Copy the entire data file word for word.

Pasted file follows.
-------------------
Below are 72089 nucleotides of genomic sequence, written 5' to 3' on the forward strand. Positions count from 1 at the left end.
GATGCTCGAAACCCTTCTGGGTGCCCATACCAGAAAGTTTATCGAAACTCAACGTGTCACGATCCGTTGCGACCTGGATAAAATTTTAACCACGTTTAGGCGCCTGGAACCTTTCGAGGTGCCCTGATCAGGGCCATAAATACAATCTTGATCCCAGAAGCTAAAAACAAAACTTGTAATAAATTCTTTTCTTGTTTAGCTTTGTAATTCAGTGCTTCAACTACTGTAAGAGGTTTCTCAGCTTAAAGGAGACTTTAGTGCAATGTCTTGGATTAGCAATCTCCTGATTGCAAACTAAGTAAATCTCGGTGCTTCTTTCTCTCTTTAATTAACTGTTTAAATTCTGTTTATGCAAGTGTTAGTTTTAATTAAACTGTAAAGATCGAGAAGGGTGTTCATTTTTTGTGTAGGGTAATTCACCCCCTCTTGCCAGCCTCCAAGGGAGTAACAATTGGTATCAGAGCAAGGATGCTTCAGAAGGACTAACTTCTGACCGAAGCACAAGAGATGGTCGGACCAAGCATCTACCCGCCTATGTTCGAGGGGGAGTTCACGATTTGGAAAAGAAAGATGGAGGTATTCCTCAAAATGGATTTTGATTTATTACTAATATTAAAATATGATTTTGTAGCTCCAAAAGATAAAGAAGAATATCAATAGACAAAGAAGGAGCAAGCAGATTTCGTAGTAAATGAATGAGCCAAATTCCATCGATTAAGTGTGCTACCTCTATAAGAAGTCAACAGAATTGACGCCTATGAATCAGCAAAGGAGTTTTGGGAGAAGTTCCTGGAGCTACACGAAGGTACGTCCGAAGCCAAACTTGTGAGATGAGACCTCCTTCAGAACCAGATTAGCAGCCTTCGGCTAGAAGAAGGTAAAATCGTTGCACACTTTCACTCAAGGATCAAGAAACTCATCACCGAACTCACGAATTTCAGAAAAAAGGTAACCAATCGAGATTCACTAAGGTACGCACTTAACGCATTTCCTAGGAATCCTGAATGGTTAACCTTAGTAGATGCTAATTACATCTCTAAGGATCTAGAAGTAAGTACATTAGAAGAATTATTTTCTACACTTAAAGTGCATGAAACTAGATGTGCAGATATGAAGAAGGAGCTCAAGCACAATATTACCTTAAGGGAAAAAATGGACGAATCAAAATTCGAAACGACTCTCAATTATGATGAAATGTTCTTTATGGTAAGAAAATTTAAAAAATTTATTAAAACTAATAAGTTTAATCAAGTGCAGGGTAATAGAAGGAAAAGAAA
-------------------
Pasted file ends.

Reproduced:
Below are 72089 nucleotides of genomic sequence, written 5' to 3' on the forward strand. Positions count from 1 at the left end.
GATGCTCGAAACCCTTCTGGGTGCCCATACCAGAAAGTTTATCGAAACTCAACGTGTCACGATCCGTTGCGACCTGGATAAAATTTTAACCACGTTTAGGCGCCTGGAACCTTTCGAGGTGCCCTGATCAGGGCCATAAATACAATCTTGATCCCAGAAGCTAAAAACAAAACTTGTAATAAATTCTTTTCTTGTTTAGCTTTGTAATTCAGTGCTTCAACTACTGTAAGAGGTTTCTCAGCTTAAAGGAGACTTTAGTGCAATGTCTTGGATTAGCAATCTCCTGATTGCAAACTAAGTAAATCTCGGTGCTTCTTTCTCTCTTTAATTAACTGTTTAAATTCTGTTTATGCAAGTGTTAGTTTTAATTAAACTGTAAAGATCGAGAAGGGTGTTCATTTTTTGTGTAGGGTAATTCACCCCCTCTTGCCAGCCTCCAAGGGAGTAACAATTGGTATCAGAGCAAGGATGCTTCAGAAGGACTAACTTCTGACCGAAGCACAAGAGATGGTCGGACCAAGCATCTACCCGCCTATGTTCGAGGGGGAGTTCACGATTTGGAAAAGAAAGATGGAGGTATTCCTCAAAATGGATTTTGATTTATTACTAATATTAAAATATGATTTTGTAGCTCCAAAAGATAAAGAAGAATATCAATAGACAAAGAAGGAGCAAGCAGATTTCGTAGTAAATGAATGAGCCAAATTCCATCGATTAAGTGTGCTACCTCTATAAGAAGTCAACAGAATTGACGCCTATGAATCAGCAAAGGAGTTTTGGGAGAAGTTCCTGGAGCTACACGAAGGTACGTCCGAAGCCAAACTTGTGAGATGAGACCTCCTTCAGAACCAGATTAGCAGCCTTCGGCTAGAAGAAGGTAAAATCGTTGCACACTTTCACTCAAGGATCAAGAAACTCATCACCGAACTCACGAATTTCAGAAAAAAGGTAACCAATCGAGATTCACTAAGGTACGCACTTAACGCATTTCCTAGGAATCCTGAATGGTTAACCTTAGTAGATGCTAATTACATCTCTAAGGATCTAGAAGTAAGTACATTAGAAGAATTATTTTCTACACTTAAAGTGCATGAAACTAGATGTGCAGATATGAAGAAGGAGCTCAAGCACAATATTACCTTAAGGGAAAAAATGGACGAATCAAAATTCGAAACGACTCTCAATTATGATGAAATGTTCTTTATGGTAAGAAAATTTAAAAAATTTATTAAAACTAATAAGTTTAATCAAGTGCAGGGTAATAGAAGGAAAAGAAA